The Shape I'm In

Album: Old Things New (2009)
Charted: 91

Songfacts®:

  • This is the third single from Country music artist Joe Nichols' sixth studio album, Old Things New. The song was written by Rhett Akins, Dallas Davidson and Ben Hayslip, the same writing trio behind his previous single "Gimme That Girl."
  • On October 13, 2007, Nichols was checked into a substance abuse rehabilitation program in an attempt to overcome alcohol addiction. The treatment succeeded and he has remained sober ever since. This song finds Nichols testifying to enjoy life more now as he sings, "it ain't much but it beats where I've been."
  • Ben Hayslip and Dallas Davidson told The Boot the story behind this song:

    Ben Hayslip: I had the title my whole life. For years I've always ask my granddad how he was doing, and he'd say, 'I'm OK for the shape I'm in …' He was always in good shape, but he would always say that. I had that idea in my notebook for eight to 10 years. For whatever reason it never hit me in a way to write it in a song. Dallas was playing a cool groove ... another one of our two-chord specials. We threw a couple lines out, and that title at that time struck me. I said, 'This is the day to write this song!' Dallas picked up the guitar, Rhett played lead, and somebody threw the ideas out."

    Dallas Davidson: The morning we wrote this song I was hung over with a pounding head in my office. Rhett and Ben came over to write. I had picked up a napkin off the desk that had a girl's number on it. That's where the line about number off the napkin and pounding head came from. From there we went off to the races. I think we just dialed into that one real quickly."
  • The song discusses moving on from a relationship. Nichols explained to The Boot: "It's very light, as far as the lyric goes, about dusting off the cobwebs and wiping the fog out of the eyes and getting over the breakup. I'm going to do some fun stuff, I'm doing alright. That's the song. I love the lyric. I love the song. I love the simplicity of the song, but it's got a great message. Anything that's optimistic is a great message."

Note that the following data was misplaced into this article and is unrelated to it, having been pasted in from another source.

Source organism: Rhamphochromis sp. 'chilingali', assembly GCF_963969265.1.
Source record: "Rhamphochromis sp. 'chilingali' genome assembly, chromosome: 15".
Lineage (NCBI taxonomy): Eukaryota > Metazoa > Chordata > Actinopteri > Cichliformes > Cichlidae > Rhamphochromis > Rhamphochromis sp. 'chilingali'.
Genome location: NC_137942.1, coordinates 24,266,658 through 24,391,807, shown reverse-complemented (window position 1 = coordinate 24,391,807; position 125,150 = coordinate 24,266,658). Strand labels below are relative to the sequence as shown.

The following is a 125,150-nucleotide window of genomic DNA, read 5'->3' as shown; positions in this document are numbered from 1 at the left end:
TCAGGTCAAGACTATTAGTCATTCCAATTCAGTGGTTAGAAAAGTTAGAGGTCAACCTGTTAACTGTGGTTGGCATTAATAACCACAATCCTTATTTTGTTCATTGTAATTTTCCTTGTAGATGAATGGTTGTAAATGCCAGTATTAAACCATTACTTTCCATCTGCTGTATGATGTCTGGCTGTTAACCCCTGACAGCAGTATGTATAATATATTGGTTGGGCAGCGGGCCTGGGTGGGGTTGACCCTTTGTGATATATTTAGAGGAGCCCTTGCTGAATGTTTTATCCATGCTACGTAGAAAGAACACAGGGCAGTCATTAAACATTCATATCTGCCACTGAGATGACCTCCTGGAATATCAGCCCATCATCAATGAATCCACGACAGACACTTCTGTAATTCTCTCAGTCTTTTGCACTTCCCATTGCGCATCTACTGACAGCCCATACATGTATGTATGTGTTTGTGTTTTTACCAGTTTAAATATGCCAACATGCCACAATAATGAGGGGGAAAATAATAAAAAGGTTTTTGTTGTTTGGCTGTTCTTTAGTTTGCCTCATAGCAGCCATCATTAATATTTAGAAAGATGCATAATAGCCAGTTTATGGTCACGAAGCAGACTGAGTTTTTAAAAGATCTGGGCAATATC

• The video is a tribute to military servicemen who have been injured in the line of duty and their struggles to go on with daily life and features three real life members of the armed forces. "What we wanted to do with the video is take it to a different level, and we wanted to do something really special," Joe explained to The Boot. "We wanted to make a video that pays tribute to guys who have faced enormous challenges protecting us. These are guys who do the hardest job on the planet and have come home with enormous challenges and have had to readapt to their surroundings. What's special about it is the way they capture their attitude about it. It's not just that, 'Hey! I'm recognizing that this guy lost a limb and he's got a prosthetic leg and that's how he's got to go about his life.' It's the way the director, Trey Fanjoy, captured the smile on his face, like 'Hey! I know what's going on. I know that I've got something to overcome here, but I'm doing alright. I'm getting better. I'm going about my business, and this is not going to stop me.'

    That's the powerful part of the video for me - you'd be amazed at what you could do when you're given adversity, when you're given a tough situation," he added. "You'd be amazed at what you could do when you believe in yourself. If people out there facing money problems, if they're facing family problems, addiction problems, if they're facing custody problems, any kind of adversity, self-doubt, the faith that you can overcome anything, even the most impossible of situations, that faith is what carries you through. And that's what carried these guys through and gave them a positive attitude, when they could probably have more of a gripe than any of us."

Comments

Be the first to comment...

Editor's Picks

Christmas SongsFact or Fiction

Rudolf, Bob Dylan and the Singing Dogs all show up in this Fact or Fiction for seasonal favorites.

Ron and Russell Mael of SparksSongwriter Interviews

The men of Sparks on their album Hippopotamus, and how Morrissey handled it when they suggested he lighten up.

Pete AndersonSongwriter Interviews

Pete produced Dwight Yoakam, Michelle Shocked, Meat Puppets, and a very memorable track for Roy Orbison.

Todd RundgrenSongwriter Interviews

Todd Rundgren explains why he avoids "Hello It's Me," and what it was like producing Meat Loaf's Bat Out of Hell album.

Colbie CaillatSongwriter Interviews

Since emerging from MySpace with her hit "Bubbly," Colbie has become a top songwriter, even crafting a hit with Taylor Swift.

Experience Nirvana with Sub Pop Founder Bruce PavittSong Writing

The man who ran Nirvana's first label gets beyond the sensationalism (drugs, Courtney) to discuss their musical and cultural triumphs in the years before Nevermind.